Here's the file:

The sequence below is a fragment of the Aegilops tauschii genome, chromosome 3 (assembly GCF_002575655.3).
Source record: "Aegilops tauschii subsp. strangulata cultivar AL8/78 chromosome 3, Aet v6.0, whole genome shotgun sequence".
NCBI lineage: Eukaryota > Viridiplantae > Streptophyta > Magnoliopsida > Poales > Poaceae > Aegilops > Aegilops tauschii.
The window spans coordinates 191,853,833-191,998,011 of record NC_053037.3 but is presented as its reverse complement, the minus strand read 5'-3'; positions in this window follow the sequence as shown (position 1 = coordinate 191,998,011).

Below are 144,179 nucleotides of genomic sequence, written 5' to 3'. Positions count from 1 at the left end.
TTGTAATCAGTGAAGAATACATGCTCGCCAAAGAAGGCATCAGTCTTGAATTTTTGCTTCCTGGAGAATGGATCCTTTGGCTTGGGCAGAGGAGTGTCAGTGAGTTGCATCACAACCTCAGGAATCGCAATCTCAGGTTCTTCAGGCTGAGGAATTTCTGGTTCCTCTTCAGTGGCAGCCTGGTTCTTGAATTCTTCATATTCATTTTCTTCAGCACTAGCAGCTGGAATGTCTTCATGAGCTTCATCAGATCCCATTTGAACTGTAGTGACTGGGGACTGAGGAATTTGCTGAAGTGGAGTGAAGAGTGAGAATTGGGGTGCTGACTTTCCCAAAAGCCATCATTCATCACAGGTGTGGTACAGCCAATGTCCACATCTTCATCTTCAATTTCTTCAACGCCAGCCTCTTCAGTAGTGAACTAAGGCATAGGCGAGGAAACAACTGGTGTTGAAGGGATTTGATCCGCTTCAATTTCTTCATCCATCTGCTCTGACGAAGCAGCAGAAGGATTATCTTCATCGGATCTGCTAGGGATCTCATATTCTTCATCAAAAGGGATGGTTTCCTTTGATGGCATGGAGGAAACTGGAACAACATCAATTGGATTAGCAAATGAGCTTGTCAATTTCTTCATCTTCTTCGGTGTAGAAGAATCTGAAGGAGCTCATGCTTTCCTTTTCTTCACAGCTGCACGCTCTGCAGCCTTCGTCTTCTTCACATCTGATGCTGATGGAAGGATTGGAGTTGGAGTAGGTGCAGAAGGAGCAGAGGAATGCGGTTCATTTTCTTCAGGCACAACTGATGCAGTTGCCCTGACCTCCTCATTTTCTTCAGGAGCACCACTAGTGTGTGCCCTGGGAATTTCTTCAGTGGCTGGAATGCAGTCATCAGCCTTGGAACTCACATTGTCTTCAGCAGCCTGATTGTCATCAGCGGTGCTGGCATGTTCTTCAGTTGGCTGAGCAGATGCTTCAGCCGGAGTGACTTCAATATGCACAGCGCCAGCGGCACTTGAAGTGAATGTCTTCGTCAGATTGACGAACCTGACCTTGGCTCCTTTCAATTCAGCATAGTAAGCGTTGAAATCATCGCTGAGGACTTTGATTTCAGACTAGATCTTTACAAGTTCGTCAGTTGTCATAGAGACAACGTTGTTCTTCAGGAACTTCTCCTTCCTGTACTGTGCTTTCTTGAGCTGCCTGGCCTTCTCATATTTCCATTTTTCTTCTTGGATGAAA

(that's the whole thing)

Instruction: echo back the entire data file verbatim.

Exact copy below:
The sequence below is a fragment of the Aegilops tauschii genome, chromosome 3 (assembly GCF_002575655.3).
Source record: "Aegilops tauschii subsp. strangulata cultivar AL8/78 chromosome 3, Aet v6.0, whole genome shotgun sequence".
NCBI lineage: Eukaryota > Viridiplantae > Streptophyta > Magnoliopsida > Poales > Poaceae > Aegilops > Aegilops tauschii.
The window spans coordinates 191,853,833-191,998,011 of record NC_053037.3 but is presented as its reverse complement, the minus strand read 5'-3'; positions in this window follow the sequence as shown (position 1 = coordinate 191,998,011).

Below are 144,179 nucleotides of genomic sequence, written 5' to 3'. Positions count from 1 at the left end.
TTGTAATCAGTGAAGAATACATGCTCGCCAAAGAAGGCATCAGTCTTGAATTTTTGCTTCCTGGAGAATGGATCCTTTGGCTTGGGCAGAGGAGTGTCAGTGAGTTGCATCACAACCTCAGGAATCGCAATCTCAGGTTCTTCAGGCTGAGGAATTTCTGGTTCCTCTTCAGTGGCAGCCTGGTTCTTGAATTCTTCATATTCATTTTCTTCAGCACTAGCAGCTGGAATGTCTTCATGAGCTTCATCAGATCCCATTTGAACTGTAGTGACTGGGGACTGAGGAATTTGCTGAAGTGGAGTGAAGAGTGAGAATTGGGGTGCTGACTTTCCCAAAAGCCATCATTCATCACAGGTGTGGTACAGCCAATGTCCACATCTTCATCTTCAATTTCTTCAACGCCAGCCTCTTCAGTAGTGAACTAAGGCATAGGCGAGGAAACAACTGGTGTTGAAGGGATTTGATCCGCTTCAATTTCTTCATCCATCTGCTCTGACGAAGCAGCAGAAGGATTATCTTCATCGGATCTGCTAGGGATCTCATATTCTTCATCAAAAGGGATGGTTTCCTTTGATGGCATGGAGGAAACTGGAACAACATCAATTGGATTAGCAAATGAGCTTGTCAATTTCTTCATCTTCTTCGGTGTAGAAGAATCTGAAGGAGCTCATGCTTTCCTTTTCTTCACAGCTGCACGCTCTGCAGCCTTCGTCTTCTTCACATCTGATGCTGATGGAAGGATTGGAGTTGGAGTAGGTGCAGAAGGAGCAGAGGAATGCGGTTCATTTTCTTCAGGCACAACTGATGCAGTTGCCCTGACCTCCTCATTTTCTTCAGGAGCACCACTAGTGTGTGCCCTGGGAATTTCTTCAGTGGCTGGAATGCAGTCATCAGCCTTGGAACTCACATTGTCTTCAGCAGCCTGATTGTCATCAGCGGTGCTGGCATGTTCTTCAGTTGGCTGAGCAGATGCTTCAGCCGGAGTGACTTCAATATGCACAGCGCCAGCGGCACTTGAAGTGAATGTCTTCGTCAGATTGACGAACCTGACCTTGGCTCCTTTCAATTCAGCATAGTAAGCGTTGAAATCATCGCTGAGGACTTTGATTTCAGACTAGATCTTTACAAGTTCGTCAGTTGTCATAGAGACAACGTTGTTCTTCAGGAACTTCTCCTTCCTGTACTGTGCTTTCTTGAGCTGCCTGGCCTTCTCATATTTCCATTTTTCTTCTTGGATGAAA